- Do you already have a vision of how much power is required to support the ADTs?
- According to the approved project documentation, the confirmed consumption volume of these projects amounts to 350 MW. But, I suppose that the demand will be even greater.
- How do you expect this future demand to be covered?
- There are projects that have already been listed in the investment program of "RAO ES of the East". We will be able to achieve certain volumes by removing the grids’ restrictions that currently slow down the efficient usage of the power generation facilities within the UES of the East. Finally, "RusHydro” already has new hydro-electric power stations projects which also are important power generation sources.
- What investment projects of "RAO ES of the East" would you name as first priority projects?
- There is no secret here. Apart from the “Vostochnaya” TPS in Vladivostok, which is now being finalized, there are Artemovskaya TPS-2, Steam-gas unit on Vladivostokskaya TPS-2, Gas –turbine unit -TPS Zmeinka and Sinaya Sopka in Primorye, TPS Bilibino in Chukotka, as well as the second stage of the Yakutsk CDPS-2 and Khabarovsk TPS-4. All these projects are developing actively, and they are ready for major federal inspection; we also search for funding sources and introduce mechanisms of investment returns in the future to the State.
I’d like to note that most of the projects that we are implementing right now or planning to implement in future are aimed at improving the reliability of power supply. For example, we are now working on the design of the heating main TM-35 in Khabarovsk. The project is quite local, but it will allow us to encircle all three Khabarovsk thermal power plants in a single technological chain. Obviously, that will widen the window for maneuvering. Our company has a lot of such projects. As I said before, the priority of these projects is explained by the fact that the major inputs are aimed at replacing the retired capacities. We cannot avoid that.
- What level of power demand do you expect to have in the isolated electricity systems of the Far East?
- As I said before, we expect the greatest growth in the Magadan region, Yakutia and Chukotka. The development ideology there is quite different. For example, in Kolyma the energy system already produces a lot of excess power. As soon as the "RusHydro" finishes the construction of the Ust-Srednekanskaya HPS, the surplus will increase even more. Earlier, we expected this capacity to be required for the new gold-mining Mining and Processing Plant and the mines. But the market conditions changed and the prospects of these objects have moved into a more distant future. Still, we found a way out. We are working on the project of a hydrogen plant construction in partnership with the Japanese Kawasaki and RusHydro company. This is an innovative project; the market has not been set up for it yet: we can be the pioneers here. We are interested in loading our hydro power plants on the Kolyma River up to 510 MW of power capacities. Cheap energy and clean water are the essential elements for creating such generation capacity here. We are ready to provide it to the Magadan region.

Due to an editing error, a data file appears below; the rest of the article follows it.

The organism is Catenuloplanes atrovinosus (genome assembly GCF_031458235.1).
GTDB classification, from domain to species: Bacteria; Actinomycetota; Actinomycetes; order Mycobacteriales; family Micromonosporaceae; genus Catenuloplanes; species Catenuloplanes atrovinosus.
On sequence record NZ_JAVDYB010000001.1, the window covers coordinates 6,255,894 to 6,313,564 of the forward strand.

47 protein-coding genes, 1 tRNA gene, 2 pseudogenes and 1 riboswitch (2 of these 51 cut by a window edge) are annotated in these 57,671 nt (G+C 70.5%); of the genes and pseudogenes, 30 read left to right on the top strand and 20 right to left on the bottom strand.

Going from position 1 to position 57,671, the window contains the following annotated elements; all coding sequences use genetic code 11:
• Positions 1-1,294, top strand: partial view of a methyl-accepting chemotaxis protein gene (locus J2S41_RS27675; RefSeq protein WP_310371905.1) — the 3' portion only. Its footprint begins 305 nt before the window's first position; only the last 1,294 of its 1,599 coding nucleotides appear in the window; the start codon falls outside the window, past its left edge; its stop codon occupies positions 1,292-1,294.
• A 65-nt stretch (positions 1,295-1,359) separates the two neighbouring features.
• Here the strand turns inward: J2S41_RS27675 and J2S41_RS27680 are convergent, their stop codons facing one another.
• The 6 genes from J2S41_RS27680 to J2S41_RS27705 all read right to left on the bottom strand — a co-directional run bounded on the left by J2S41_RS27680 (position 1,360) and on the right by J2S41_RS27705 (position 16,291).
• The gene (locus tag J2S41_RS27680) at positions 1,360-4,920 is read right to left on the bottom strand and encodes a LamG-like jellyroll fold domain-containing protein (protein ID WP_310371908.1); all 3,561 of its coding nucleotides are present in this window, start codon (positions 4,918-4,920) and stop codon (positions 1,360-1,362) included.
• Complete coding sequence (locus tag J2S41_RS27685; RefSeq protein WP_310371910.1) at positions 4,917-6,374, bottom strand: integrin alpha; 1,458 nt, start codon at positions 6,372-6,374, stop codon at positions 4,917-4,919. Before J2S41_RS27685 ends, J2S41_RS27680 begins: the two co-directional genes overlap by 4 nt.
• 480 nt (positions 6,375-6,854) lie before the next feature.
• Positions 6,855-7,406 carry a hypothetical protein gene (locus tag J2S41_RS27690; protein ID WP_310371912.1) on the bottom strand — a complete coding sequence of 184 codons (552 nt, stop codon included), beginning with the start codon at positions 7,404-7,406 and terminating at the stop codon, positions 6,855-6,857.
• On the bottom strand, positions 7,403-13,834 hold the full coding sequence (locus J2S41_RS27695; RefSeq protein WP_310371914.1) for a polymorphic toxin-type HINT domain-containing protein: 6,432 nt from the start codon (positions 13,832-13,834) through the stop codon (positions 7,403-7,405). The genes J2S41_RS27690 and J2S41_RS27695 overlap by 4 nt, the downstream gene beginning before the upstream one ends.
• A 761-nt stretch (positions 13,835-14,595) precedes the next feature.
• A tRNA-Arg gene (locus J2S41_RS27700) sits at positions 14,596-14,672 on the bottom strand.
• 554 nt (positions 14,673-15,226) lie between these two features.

We expect to see growth in the other isolated regions as well. In Chukotka, for example, we expect to have up to 242 per cent growth rate, mainly due to the resource extraction projects.
- Is it possible to cover this demand by integrating the isolated energy systems?
- There are technological limitations on the transfer of power through the grids across thousands of kilometers, which make it senseless to integrate them.
I doubt whether it makes sense to think about the prospect of a unified energy system in the Far East in general. The area is too large, the consumers are quite often situated hundreds of kilometers away from the sources of power generation - we see that the grids’ restrictions even in Primorje create a power shortage in the south, at the same time producing excesses in the north.
Thus, the isolated energy districts in the Far East will remain as they are and they will develop according to their own norms.
At the same time, a partial integration of the systems is possible. There are three isolated power districts in Yakutia. The energy bridge project, developed in "Magadanenergo", presents a plan of connecting the isolated Chaun-Bilibino power region of Chukotka to the energy system in Kolyma. There is going to be a power deficit in the region after the shutdown of Bilibinskaya nuclear power station. There is a certain economic sense in maintaining this project; however it is not a cheap one.
- What level of funds do you need for the implementation of the whole program of "RAO ES of the East"?
- This will depend on the ability to raise funds and to ensure their repayment. This is the basis according to which we will define and endorse the highest priority projects of modernization of existing and the creation of new power capacities and heat distribution networks before the state authorities and the "RusHydro" board of directors. Probably some projects will be financed by the federal budget funds, but in general we plan to apply a business-oriented approach towards the planning of new financial models to support new construction projects.